From theory to practice – De constructing learning

Yesterday we had a Kaizen Network meeting with the principals of two of our partner schools in Australia.  We often speak via skype but it is great to have the opportunity to meet face to face, to share what is happening in our schools and talk about exciting new ideas and initiatives.

We spent the morning discussing how to apply learning theory to practice.   Both Ross and Jenny have taken the work of Lane Clarke as their starting point, using her enquiry model as the basis for all the learning in their schools.

Ross explained how this approach was introduced to staff by asking some searching questions that tapped into their moral purpose. What are we here for? What does learning look like?  What do we want it to look like? Such questioning encourages a reflective practitioner approach that is further developed by staff having ‘buddies’ who they discuss their professional practice with regularly.

Some of the core areas for our Australian partners are thinking, technology and skills for life these are considered when planning learning experiences for the children and feature heavily in their work.   The process of learning and the process of thinking are central to curriculum planning and ‘rich learning tasks’ are planned together by staff in dedicated sessions. These planning sessions start with the end in mind and ‘backward map.’ Staff have to include ‘must use technology’ and look for  opportunities to include natural problem solving.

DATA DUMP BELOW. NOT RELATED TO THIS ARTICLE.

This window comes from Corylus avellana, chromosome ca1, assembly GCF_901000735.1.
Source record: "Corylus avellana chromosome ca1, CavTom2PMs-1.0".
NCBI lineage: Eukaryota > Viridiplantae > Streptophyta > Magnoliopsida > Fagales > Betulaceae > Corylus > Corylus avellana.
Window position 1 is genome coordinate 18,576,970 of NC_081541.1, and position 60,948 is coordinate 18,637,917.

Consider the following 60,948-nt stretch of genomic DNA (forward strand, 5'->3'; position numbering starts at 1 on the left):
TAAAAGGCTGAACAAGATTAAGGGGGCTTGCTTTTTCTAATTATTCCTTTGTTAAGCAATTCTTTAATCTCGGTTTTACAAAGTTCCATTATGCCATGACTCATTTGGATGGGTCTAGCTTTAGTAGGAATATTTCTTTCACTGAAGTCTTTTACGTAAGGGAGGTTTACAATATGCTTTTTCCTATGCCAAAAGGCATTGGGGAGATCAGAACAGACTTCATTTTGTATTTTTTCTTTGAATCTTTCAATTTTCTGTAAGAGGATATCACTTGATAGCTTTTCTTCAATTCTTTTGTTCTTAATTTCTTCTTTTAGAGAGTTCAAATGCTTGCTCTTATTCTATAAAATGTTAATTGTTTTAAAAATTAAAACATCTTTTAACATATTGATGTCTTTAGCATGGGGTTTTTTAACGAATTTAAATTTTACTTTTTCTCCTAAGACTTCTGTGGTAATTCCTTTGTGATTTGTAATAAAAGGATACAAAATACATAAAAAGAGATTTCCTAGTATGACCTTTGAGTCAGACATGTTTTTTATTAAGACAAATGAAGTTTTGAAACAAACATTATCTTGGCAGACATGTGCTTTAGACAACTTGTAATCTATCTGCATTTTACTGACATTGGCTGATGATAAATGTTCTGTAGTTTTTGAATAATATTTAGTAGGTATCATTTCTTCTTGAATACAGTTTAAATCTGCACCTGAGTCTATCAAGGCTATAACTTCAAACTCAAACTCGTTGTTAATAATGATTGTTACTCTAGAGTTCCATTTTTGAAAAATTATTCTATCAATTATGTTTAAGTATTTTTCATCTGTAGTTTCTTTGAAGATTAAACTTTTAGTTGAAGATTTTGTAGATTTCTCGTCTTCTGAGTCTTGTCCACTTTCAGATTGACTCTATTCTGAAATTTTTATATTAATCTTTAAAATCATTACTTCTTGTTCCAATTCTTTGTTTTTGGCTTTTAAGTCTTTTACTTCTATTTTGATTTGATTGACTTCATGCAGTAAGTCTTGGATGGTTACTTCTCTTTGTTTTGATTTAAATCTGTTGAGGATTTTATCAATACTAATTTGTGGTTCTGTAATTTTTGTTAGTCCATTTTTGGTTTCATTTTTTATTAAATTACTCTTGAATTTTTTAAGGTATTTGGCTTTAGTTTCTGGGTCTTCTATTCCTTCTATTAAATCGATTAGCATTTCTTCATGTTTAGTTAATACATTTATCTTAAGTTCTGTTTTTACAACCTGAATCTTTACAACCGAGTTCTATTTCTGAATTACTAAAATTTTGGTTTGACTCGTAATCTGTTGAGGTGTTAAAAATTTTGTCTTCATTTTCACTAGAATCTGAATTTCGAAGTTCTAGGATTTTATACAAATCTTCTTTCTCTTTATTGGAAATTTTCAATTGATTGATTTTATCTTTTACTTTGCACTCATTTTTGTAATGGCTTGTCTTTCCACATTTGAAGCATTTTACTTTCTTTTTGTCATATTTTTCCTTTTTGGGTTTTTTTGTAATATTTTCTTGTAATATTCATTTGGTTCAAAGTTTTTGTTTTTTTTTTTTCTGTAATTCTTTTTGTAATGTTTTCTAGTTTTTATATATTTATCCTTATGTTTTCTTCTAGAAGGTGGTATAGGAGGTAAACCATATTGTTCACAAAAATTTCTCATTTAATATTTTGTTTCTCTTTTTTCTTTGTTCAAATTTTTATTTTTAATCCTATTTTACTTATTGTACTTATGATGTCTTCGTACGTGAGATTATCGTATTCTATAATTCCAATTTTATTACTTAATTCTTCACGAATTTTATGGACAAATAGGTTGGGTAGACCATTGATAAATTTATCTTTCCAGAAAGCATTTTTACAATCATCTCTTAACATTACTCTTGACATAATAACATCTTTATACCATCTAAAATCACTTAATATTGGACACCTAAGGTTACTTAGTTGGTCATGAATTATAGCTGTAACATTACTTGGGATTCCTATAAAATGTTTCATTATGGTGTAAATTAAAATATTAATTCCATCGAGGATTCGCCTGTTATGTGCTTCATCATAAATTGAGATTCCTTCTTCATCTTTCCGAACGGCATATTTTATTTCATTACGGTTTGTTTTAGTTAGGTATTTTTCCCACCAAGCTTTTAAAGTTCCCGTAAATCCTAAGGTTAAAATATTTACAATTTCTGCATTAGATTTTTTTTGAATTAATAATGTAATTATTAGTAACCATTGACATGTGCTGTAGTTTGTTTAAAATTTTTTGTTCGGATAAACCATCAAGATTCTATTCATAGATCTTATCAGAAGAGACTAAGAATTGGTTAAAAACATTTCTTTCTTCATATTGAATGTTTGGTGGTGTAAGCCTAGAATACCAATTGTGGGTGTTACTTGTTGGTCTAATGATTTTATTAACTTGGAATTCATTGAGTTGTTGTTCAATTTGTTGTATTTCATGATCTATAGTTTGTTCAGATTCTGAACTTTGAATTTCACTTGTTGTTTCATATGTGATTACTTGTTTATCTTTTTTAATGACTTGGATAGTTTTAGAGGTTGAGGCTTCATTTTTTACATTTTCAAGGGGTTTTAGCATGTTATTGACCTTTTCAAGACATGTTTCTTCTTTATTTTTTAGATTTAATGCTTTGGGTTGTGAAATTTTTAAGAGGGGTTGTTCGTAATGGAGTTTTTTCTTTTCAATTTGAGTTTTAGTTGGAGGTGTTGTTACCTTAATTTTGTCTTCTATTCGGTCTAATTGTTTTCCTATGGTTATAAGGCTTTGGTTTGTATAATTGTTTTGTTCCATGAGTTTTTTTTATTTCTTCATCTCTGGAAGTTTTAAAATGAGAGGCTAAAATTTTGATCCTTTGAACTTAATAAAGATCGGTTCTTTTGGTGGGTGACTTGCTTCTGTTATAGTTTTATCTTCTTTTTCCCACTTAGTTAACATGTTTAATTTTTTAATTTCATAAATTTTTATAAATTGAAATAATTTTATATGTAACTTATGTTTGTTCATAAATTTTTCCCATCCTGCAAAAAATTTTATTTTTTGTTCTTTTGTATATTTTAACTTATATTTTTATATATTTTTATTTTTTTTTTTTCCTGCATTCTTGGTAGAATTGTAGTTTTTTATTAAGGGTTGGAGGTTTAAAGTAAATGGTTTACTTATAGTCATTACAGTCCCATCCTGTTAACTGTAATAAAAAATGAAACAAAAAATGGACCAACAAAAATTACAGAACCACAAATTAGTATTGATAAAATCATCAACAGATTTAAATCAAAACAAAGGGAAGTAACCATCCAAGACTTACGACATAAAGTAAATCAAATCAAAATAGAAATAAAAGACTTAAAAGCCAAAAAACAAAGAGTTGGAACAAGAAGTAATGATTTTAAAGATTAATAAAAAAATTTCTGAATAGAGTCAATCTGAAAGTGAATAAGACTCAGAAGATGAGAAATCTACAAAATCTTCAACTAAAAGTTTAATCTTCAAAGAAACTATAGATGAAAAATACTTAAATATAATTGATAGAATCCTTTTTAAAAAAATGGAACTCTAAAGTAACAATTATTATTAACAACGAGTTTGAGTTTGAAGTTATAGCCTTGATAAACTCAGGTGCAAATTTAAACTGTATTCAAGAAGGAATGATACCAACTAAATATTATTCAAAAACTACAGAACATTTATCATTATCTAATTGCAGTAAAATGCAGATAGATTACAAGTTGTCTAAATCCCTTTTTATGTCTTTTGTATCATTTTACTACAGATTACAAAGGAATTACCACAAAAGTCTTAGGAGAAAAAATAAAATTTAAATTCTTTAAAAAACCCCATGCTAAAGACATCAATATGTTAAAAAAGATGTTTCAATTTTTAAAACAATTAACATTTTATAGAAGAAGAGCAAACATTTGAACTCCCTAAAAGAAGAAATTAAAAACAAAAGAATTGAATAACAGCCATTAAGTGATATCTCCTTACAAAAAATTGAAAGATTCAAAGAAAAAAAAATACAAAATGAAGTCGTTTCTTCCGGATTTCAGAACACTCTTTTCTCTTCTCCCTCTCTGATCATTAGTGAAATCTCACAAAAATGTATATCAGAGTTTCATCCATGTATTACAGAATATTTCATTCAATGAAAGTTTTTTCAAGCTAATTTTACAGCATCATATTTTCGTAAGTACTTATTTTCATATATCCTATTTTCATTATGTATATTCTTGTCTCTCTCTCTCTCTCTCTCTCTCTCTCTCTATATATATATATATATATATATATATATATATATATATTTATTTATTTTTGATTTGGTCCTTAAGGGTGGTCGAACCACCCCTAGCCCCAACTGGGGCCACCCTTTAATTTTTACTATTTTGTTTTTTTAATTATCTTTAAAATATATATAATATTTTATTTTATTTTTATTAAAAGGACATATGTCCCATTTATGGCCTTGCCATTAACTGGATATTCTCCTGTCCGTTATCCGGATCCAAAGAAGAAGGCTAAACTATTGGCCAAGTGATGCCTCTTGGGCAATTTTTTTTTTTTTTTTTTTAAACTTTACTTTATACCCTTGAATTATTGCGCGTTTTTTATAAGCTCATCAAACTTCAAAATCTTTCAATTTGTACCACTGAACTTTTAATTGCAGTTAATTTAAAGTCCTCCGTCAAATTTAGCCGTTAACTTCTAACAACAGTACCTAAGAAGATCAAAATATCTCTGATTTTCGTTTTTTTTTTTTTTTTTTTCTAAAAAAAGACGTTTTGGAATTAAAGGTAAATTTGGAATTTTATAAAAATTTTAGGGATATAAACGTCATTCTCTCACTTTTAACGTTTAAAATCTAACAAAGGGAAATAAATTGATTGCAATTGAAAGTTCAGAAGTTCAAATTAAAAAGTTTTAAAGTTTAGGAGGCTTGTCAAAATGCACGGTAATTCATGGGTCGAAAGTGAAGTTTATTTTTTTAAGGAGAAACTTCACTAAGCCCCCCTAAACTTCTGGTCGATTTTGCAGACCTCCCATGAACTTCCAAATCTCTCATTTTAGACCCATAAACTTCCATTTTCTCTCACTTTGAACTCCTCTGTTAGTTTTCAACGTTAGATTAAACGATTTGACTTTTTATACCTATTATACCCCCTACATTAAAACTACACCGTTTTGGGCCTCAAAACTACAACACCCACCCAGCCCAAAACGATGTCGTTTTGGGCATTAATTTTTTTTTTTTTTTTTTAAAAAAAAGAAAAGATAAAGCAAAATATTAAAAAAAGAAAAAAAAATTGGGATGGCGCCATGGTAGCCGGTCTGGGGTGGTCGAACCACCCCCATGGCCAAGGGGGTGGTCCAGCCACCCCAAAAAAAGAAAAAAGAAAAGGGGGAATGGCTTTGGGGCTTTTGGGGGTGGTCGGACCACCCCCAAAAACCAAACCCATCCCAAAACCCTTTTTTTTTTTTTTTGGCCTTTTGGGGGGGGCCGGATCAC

Visual portfolios are created by children to share with parents and build an ongoing record of their learning. The children use Lane’s Think Charts-these help them in learning how to learn.  We talked about the fact that children need a process they understand. Ross and Jenny make good use of organisers that help with this e.g. De Bono‘s models.   Such approaches enable the children to talk confidently though the learning process and deconstruct their learning.   The use of task cards means more learning tasks can be facilitated. Different groups share their outcomes in a number of different ways so children enjoy a rich learning experience and support and encourage peers to do the same.

It’s great to discuss such things with passionate colleagues and always leaves me fired up and excited by the possibilities of what we might achieve together for our schools in the future.


About smichael920

Headteacher of a large primary school in North West England. Helping me to blur the distinction between work and home, I am also father of five, covering most phases of education thus giving me the lowdown from within and without. Education is about enjoying today and preparing for tomorrow. This can't be done using the tools of the past. View all posts by smichael920

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